A couple of weeks later, back from the mountains, I found the minutest caterpillar on one of those narrowleaf milkweeds. Quickly I went indoors to attach my new clip-on macro lens to my phone, such as son-in-law Tom showed me how to use months ago but which I hadn’t taken out of its box. I hope my one-and-lonesome caterpillar does not get eaten by a bird, and survives to grow large enough to use my camera alone on, because this is the best I could do:

It seems this little lens is best for completely still shots, not flowers or creatures on long stems waving in the breeze. Here is a sharper image I captured using it:

Can you guess what it is?
Clue: It is a closeup of a flower I showed you in a recent post…
You’re right! It’s the center of a hydrangea bloom!

It’s another decoration of this palace into which we have been led by God….

But bees have preferences, and I’ve never seen them interested in hydrangeas.
What they love is the echium! Remember when it looked like this?

Its flowers just kept opening on the ends of what I don’t think would be called a stem… so that those parts got longer and longer, with always new flowers that the bees never tired of.

Until the Autumn Joy opened. Now the echium is deserted.

It has been two days since I wrote all of the above, and I’m sorry to say that my infant caterpillar has disappeared. If I’m around next August maybe I will bring some Monarch eggs into the house to safeguard the latter stages of this project of assisting the butterfly population. This year I will have to be content with having seen progress beyond the planting of the milkweed, my only direct contribution. I saw the milkweed thrive in its second season, I saw the Monarch laying eggs, I saw a caterpillar… and then, I fed a bird!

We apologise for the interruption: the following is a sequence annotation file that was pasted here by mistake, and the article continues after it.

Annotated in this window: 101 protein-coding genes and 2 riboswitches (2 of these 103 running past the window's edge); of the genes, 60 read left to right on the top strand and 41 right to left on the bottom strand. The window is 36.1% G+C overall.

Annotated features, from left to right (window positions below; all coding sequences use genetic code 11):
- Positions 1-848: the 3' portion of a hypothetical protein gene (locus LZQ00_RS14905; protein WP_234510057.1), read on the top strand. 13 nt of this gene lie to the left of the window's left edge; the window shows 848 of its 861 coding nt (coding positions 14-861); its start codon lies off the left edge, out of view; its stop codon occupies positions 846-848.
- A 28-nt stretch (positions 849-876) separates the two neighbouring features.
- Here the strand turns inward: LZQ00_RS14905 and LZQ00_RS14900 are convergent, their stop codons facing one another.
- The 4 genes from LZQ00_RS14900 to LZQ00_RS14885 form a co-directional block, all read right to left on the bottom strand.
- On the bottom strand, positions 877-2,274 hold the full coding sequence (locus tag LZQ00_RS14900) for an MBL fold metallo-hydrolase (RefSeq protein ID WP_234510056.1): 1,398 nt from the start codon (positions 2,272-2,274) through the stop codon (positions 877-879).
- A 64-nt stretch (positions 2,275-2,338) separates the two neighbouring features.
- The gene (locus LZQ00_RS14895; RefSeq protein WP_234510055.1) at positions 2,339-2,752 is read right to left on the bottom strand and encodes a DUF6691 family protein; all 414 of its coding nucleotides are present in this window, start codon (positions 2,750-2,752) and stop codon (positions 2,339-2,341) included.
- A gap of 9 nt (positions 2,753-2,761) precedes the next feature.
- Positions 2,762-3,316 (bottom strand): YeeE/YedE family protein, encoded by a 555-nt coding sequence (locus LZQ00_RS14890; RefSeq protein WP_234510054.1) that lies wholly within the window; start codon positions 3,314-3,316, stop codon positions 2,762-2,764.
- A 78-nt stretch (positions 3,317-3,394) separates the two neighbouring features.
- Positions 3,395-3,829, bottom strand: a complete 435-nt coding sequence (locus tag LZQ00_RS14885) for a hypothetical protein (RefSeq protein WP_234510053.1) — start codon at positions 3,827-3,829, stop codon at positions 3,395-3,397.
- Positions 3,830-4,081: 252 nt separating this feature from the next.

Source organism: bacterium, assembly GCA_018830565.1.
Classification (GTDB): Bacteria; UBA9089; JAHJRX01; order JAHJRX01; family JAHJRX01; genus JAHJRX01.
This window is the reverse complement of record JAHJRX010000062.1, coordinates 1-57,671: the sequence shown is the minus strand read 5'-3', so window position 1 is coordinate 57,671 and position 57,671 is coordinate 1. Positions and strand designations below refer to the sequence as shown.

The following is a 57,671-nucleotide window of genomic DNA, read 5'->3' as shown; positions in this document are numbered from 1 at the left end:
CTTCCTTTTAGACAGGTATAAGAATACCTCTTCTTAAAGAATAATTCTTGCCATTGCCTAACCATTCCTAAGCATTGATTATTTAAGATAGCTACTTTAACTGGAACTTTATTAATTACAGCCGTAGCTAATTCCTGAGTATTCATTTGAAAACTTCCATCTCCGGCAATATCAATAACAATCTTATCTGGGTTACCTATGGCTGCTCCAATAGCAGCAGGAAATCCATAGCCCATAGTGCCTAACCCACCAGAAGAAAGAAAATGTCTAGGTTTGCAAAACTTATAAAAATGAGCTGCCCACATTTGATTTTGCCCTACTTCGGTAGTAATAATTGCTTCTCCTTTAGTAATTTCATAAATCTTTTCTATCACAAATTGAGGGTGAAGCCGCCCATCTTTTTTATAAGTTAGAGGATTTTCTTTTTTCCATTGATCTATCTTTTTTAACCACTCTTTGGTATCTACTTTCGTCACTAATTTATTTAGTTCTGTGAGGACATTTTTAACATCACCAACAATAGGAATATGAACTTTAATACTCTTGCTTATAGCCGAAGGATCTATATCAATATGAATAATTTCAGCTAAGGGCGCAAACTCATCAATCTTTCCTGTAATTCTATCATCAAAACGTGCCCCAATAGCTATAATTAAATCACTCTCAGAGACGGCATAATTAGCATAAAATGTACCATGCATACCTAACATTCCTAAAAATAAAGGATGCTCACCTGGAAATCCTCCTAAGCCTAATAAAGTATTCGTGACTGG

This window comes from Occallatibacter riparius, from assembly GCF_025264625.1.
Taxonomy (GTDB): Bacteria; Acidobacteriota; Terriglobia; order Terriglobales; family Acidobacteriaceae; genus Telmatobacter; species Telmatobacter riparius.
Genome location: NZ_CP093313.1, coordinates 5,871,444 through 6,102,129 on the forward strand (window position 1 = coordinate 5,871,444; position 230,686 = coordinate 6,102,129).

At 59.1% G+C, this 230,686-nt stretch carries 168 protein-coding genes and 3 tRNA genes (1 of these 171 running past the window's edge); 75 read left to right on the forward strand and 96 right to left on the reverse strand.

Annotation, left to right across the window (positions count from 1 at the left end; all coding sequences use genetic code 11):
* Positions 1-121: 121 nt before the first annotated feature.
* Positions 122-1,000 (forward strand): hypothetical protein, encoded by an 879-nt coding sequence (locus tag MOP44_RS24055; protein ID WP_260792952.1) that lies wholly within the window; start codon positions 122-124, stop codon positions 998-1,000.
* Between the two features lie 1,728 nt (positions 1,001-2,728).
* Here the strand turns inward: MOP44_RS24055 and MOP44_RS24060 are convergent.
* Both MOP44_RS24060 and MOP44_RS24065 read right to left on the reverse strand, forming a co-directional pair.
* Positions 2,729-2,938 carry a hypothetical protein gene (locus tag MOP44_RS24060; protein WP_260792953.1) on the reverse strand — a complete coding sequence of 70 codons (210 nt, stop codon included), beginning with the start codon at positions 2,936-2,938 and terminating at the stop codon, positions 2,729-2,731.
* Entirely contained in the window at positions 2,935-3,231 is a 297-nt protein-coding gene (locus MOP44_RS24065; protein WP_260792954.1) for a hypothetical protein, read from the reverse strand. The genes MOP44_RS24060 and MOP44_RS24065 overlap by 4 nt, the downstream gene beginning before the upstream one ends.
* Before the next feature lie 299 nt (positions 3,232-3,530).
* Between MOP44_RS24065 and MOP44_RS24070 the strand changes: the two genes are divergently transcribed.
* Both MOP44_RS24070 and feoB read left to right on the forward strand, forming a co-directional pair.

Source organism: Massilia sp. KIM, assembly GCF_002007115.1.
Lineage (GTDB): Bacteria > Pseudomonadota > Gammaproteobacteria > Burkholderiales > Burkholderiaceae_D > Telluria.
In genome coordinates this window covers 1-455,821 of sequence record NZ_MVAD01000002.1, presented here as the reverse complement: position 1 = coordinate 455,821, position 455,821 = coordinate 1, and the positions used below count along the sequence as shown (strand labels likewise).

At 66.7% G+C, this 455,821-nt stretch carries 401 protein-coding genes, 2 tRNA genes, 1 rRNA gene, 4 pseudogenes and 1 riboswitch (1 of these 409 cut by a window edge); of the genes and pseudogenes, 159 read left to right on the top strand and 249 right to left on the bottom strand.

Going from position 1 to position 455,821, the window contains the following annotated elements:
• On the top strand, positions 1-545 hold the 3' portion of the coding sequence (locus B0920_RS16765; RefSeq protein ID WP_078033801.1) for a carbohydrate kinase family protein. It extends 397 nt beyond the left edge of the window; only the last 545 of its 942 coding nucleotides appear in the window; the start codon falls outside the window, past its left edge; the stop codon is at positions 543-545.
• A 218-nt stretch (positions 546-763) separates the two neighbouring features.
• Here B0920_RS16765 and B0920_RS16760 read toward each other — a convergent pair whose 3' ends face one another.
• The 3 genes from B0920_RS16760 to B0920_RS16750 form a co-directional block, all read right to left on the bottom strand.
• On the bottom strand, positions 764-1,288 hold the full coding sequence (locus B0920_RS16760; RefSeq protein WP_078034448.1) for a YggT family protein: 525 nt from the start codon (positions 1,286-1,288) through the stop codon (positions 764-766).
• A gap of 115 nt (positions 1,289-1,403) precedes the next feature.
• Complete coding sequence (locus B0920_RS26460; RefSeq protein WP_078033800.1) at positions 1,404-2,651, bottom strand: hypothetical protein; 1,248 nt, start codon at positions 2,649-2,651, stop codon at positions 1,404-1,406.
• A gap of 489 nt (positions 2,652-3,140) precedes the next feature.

Recipe with bees and thyme.

One recipe for a Satisfying Day just fell together starting as soon as I woke up yesterday.
It included:

*Waking up early enough to take a walk before church.

*Picking pineapple guava petals from a hedge down the block
and sharing them with a neighbor who was also out walking.
My cousin Anne told me that you can eat them,
and they truly are as sweet as candy.

*Not putting off drudgery such as stretches and floor exercises.

*Managing to stand through most of church (this was easier after having walked, etc.)
and receiving Holy Communion, on the Sunday of All Saints of America.

*Wowing over the catalpa tree at church. Each flower is like an orchid…

*Shopping for garden twine at the nursery across the road from church
and finding seeds as well 🙂


*Talking to my dear cousin Renée  on the phone
while sitting in the garden with the sun on my back.

*Taking pictures of bees on the thyme while talking.

*Sorting through pictures of bees I took before and finding some good ones.

bee on echium
bee on privet

*Eating vegetables.

*Taking more pictures of bees on the echium.

*Sorting through more pictures.

“Friendliest Weed” in my garden is blooming prettily.

*Taking an evening walk beside the creek and studying the mystery grass again.

*Identifying a plant in the creek: It’s buckeye! I know buckeye, but only as a tree; I wasn’t used to seeing leggier growth in the creek. This picture shows some of the lighter green leaves of buckeye in the creek, a mature tree above, and even some mystery grass in the middle. I don’t think it’s Timothy grass, which one of my commenters suggested, but it looks more like Timothy than anything else so far:


*Going to bed too soon to finish this post last night,
but early enough to contribute to a new recipe for yet another Good Day!

 

Taking toxins with my joys.

Gardening has been  challenge of late, what with miserable weather, a sprained finger, and now the toxic latex sap of my euphorbia, or spurge.